When it comes to blues and blues rock, it’s impossible to ignore Stevie Ray Vaughan. A legendary guitar hero, made all the more mythical by his short time in the spotlight, he was famous for his raw edge and aggressive playing and sound as well as his on-stage appearance.
Stevie Ray Vaughan rescued blues in the 80’s, a time where the genre as a whole was starting to fade away, and turned it around to excite new audiences and recapture the interest of existing blues fans.
In this article, I’ll tell you about who he was, how he came into critical acclaim, and what got him there; letting you know what techniques he employed while playing, giving you an insight into his style and the famous Stevie Ray Vaughan guitar sound, and spilling the beans on his gear – as well as offering more affordable alternatives, so you can sound like Stevie without breaking the bank.
Coming out of Texas, Stevie started playing young. At seven years old, he’d already picked up the guitar and by the time he was 20 he was making a name for himself playing clubs around Austin. Between 1977 and 1979, his first band Double Trouble started to form in a few different iterations, with different lineups, under different names. By the time 1980 rolled around, Stevie had become lead guitar and vocalist, and the name had changed to Stevie Ray Vaughan and Double Trouble.
They played a lot, generating popularity in the Texas club scene, before their producer recommended that they should play at the Montreux Jazz Festival way out in Switzerland. A long way from home, but it was absolutely worth it; this was the performance that took the band, and Stevie, from an unsigned club act to one of the most influential blues acts of all time, all thanks to somebody standing in the crowd that day — David Bowie.
Stevie Ray Vaughan’s guitar work, according to a quote from Bowie, “completely floored” him. He immediately contacted Stevie to get him to play on his upcoming sessions, and Stevie ended up playing on six of the eight tracks on David Bowie’s Let’s Dance – including a scorching hot, world-famous blues solo on the titular track. The single (and album) was a massive hit, spending three weeks at number one in the US – sort of unusual for the 80’s, a time where the blues was definitely a bit past its prime, and the neon-draped synth soundscapes of bands like The Human League, New Order, Soft Cell, Ultravox, Duran Duran and Erasure ruled the charts. Conquering these giants and going against the grain is definitely a testament to Stevie Ray Vaughan’s guitar prowess.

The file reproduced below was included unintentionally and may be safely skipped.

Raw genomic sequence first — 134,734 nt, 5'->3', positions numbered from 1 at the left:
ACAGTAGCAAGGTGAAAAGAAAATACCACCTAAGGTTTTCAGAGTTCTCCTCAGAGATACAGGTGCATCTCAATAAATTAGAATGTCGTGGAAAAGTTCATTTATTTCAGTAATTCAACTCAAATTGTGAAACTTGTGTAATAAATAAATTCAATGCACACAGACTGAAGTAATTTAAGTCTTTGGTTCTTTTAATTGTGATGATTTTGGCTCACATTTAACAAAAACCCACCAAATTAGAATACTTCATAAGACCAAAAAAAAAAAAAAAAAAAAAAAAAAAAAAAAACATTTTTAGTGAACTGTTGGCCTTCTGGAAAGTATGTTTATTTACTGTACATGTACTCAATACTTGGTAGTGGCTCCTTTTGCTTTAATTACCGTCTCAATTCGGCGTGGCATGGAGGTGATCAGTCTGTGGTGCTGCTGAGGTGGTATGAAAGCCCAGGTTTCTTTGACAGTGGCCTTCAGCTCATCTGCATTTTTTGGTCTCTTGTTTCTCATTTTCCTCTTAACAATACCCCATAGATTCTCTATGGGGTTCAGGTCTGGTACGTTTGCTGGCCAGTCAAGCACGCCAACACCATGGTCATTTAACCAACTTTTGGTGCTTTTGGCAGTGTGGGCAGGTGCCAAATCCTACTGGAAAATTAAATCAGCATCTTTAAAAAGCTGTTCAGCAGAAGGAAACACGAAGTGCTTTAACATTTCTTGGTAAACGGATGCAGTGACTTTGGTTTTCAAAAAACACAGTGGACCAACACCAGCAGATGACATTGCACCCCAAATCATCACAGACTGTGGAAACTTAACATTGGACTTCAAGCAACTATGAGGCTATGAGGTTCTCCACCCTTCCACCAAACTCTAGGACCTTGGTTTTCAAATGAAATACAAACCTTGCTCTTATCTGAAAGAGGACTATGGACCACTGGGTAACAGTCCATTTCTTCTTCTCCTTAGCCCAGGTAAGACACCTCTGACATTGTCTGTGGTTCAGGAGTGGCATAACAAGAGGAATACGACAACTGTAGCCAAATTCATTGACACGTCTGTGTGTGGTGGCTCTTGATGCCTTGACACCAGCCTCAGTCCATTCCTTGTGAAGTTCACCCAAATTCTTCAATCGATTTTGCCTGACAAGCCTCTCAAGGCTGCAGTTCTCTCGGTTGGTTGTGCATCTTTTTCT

In 1983, with his name firmly planted into the spotlight, Stevie returned to Double Trouble and by 1986 years they had released three unbelievable albums: Texas Flood, Couldn’t Stand The Weather, and Soul to Soul.
Unfortunately, the rock n’ roll lifestyle eventually took its toll – between Soul to Soul being released in 1985 and his next release in 1989, Stevie boozed and struggled with addiction. In 1990, tragically just after he’d beaten his demons to release an album with his brother, Stevie Ray Vaughan died at the age of 35 in a helicopter crash. Just as fast and sudden as his rise to fame, it was all over.
Since then, he’s gone on to influence artists like John Mayer and Mike McCready (lead guitarist for grunge icons Pearl Jam), as well as being inducted into the Blues Hall of Fame and the Rock and Roll Hall of Fame along with Double Trouble. He’s had memorials erected in his honour, a statue in Austin, memorial concerts and has been recognised by Guitar World as one of their 100 greatest guitarists.